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    • The film itself was one of the most acclaimed of 1998, yet failed to receive a Best Picture nom, despite getting nods for Peter Weir's Direction and for the Script.
    • Some see Ed Harris' Best Supporting Actor loss as this, although losing to the great James Coburn softens the blow.
    • Jim Carrey has become an almost archetypal example of a comedic actor who cannot get credit for his dramatic abilities, with this movie being the single biggest reason.
  • Awesome Music: all of it, though Father Kolbe's Preaching is a particularly good one.
  • Heartwarming in Hindsight: Jim Carrey (Truman) and Noah Emmerich (Louis/Marlon) met on the set of this film and went on to become good friends in Real Life - just like their characters. In fact, Carrey has even described Emmerich as his best friend. What makes this extra heartwarming is that Emmerich's character was the only actor on the show (other than Lauren/Sylvia) who did genuinely come to care for Truman - their friendship was one of the few things in Seahaven that was real.
  • Hilarious in Hindsight:
  • He Really Can Act: Jim Carrey really spread his wings here and showed he could do more than just "zany". In fact, Gene Siskel and Roger Ebert publicly apologized to Carrey on their show for saying that he would never have a career when Ace Ventura: Pet Detective was panned, although the latter had already turned the corner with Carrey with positive reviews for The Mask and Liar Liar.
  • Jerkass Woobie: Meryl, Truman's wife. True, she's in on the secret and keeps deceiving Truman even when it's clear she's on the verge of a breakdown, but when you consider her Stepford Smiler personality, her backstory detailed in the script (she took the job so she wouldn't lose her acting career altogether, being a Former Child Star), and the fact that her job involves living with, being married to, and having sex with a man she doesn't love (and who doesn't love her, as everyone's aware that he pines for Sylvia, to the point of creating a collage of her on the back of a photo of Meryl), it's hard not to feel a little sorry for her. Not to mention, she's so clearly terrified when Truman threatens her in the kitchen, and breaks down sobbing when Marlon shows up to rescue her.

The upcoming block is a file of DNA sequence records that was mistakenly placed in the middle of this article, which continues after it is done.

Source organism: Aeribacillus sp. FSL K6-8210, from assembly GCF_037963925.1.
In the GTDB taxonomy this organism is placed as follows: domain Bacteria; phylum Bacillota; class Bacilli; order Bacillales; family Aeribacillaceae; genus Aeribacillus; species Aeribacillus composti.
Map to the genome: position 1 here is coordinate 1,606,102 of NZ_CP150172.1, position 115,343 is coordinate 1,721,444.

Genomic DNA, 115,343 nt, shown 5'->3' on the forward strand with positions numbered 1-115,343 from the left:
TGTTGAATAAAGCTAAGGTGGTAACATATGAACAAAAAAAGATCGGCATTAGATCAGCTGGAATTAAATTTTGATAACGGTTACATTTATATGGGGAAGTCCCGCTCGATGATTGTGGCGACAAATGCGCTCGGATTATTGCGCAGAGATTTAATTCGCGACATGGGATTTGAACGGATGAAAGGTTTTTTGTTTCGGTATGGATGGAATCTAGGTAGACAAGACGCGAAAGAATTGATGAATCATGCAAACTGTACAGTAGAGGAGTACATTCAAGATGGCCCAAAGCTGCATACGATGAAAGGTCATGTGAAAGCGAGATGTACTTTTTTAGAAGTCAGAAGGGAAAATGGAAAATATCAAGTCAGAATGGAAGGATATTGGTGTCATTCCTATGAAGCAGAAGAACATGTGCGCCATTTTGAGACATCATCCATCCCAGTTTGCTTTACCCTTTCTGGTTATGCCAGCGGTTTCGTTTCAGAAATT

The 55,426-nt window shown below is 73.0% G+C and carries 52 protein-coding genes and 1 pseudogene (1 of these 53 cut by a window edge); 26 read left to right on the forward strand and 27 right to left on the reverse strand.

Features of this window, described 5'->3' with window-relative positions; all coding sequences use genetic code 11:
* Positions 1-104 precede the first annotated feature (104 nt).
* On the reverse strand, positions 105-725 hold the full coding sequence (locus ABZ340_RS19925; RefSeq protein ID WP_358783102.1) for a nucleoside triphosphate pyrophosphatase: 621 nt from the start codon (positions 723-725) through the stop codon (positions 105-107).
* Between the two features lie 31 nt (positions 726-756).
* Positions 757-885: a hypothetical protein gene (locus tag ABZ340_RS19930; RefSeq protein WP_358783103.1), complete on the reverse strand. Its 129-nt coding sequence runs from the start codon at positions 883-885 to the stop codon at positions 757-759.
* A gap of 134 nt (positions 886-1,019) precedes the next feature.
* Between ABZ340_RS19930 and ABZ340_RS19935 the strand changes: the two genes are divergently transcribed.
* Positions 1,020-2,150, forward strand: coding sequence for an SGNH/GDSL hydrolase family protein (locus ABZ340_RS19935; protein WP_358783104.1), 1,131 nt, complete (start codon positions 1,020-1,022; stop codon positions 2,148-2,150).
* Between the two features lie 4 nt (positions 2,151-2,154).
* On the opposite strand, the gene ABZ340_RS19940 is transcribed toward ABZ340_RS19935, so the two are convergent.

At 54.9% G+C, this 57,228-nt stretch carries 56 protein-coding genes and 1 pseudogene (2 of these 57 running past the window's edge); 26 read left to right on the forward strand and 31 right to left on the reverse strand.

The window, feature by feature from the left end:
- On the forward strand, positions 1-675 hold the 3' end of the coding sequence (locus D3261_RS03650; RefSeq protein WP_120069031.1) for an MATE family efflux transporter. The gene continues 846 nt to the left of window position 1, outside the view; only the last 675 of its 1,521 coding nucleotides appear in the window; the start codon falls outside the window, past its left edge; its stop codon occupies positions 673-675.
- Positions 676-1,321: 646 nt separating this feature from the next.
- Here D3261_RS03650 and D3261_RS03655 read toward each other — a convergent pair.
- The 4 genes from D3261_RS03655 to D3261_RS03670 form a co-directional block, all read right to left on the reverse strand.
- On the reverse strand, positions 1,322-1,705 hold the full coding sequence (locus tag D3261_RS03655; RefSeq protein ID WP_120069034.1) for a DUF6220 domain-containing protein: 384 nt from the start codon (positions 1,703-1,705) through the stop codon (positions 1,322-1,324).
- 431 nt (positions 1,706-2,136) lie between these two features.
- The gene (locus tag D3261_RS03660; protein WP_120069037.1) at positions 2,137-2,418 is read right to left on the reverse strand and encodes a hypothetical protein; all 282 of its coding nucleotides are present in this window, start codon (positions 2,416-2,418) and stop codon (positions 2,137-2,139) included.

• Love to Hate: Meryl, mainly due to her feigning her relationship with Truman (even if she is just doing her job). It's part of why the whole "I'm being spontaneous" and "do something!" scenes are so satisfying to watch.
    • Christof, who may be reprehensible, but many still find him an example of Evil Is Cool due to how effectively creepy he is.
  • Memetic Mutation: Truman's "What the hell are you talking about?" in response to his wife's blatant Product Placement about chocolate milk is a popular gif on message boards.
  • Moral Event Horizon: Depending on who you ask, Christof had his when he had the idea for the show, when he faked the death of Truman's father in order to give the poor kid a crippling phobia about water, or when he capsized his boat and tried to drown him. One line stands out as particularly cold: